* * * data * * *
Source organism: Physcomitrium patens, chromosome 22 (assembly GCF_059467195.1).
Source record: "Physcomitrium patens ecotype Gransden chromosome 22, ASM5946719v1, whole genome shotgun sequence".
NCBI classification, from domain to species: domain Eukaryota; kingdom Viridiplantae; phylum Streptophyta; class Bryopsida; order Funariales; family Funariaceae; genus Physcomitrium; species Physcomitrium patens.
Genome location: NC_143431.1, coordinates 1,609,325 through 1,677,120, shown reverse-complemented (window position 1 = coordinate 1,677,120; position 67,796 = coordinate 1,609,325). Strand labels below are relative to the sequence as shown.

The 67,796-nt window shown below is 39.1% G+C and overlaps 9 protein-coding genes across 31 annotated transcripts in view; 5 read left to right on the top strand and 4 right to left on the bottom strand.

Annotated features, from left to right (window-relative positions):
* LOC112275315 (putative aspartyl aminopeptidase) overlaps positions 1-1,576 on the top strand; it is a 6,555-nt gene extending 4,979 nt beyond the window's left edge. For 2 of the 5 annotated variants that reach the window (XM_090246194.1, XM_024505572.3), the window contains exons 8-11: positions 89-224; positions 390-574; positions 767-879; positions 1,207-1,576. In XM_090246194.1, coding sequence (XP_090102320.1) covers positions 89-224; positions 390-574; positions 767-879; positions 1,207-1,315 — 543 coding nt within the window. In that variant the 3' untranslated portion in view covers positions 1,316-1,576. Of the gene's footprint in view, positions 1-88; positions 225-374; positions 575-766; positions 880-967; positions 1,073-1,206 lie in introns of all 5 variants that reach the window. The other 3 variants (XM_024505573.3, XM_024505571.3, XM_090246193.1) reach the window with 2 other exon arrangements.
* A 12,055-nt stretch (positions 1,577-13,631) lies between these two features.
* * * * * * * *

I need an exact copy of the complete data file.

Source organism: Physcomitrium patens, chromosome 22 (assembly GCF_059467195.1).
Source record: "Physcomitrium patens ecotype Gransden chromosome 22, ASM5946719v1, whole genome shotgun sequence".
NCBI classification, from domain to species: domain Eukaryota; kingdom Viridiplantae; phylum Streptophyta; class Bryopsida; order Funariales; family Funariaceae; genus Physcomitrium; species Physcomitrium patens.
Genome location: NC_143431.1, coordinates 1,609,325 through 1,677,120, shown reverse-complemented (window position 1 = coordinate 1,677,120; position 67,796 = coordinate 1,609,325). Strand labels below are relative to the sequence as shown.

The 67,796-nt window shown below is 39.1% G+C and overlaps 9 protein-coding genes across 31 annotated transcripts in view; 5 read left to right on the top strand and 4 right to left on the bottom strand.

Annotated features, from left to right (window-relative positions):
* LOC112275315 (putative aspartyl aminopeptidase) overlaps positions 1-1,576 on the top strand; it is a 6,555-nt gene extending 4,979 nt beyond the window's left edge. For 2 of the 5 annotated variants that reach the window (XM_090246194.1, XM_024505572.3), the window contains exons 8-11: positions 89-224; positions 390-574; positions 767-879; positions 1,207-1,576. In XM_090246194.1, coding sequence (XP_090102320.1) covers positions 89-224; positions 390-574; positions 767-879; positions 1,207-1,315 — 543 coding nt within the window. In that variant the 3' untranslated portion in view covers positions 1,316-1,576. Of the gene's footprint in view, positions 1-88; positions 225-374; positions 575-766; positions 880-967; positions 1,073-1,206 lie in introns of all 5 variants that reach the window. The other 3 variants (XM_024505573.3, XM_024505571.3, XM_090246193.1) reach the window with 2 other exon arrangements.
* A 12,055-nt stretch (positions 1,577-13,631) lies between these two features.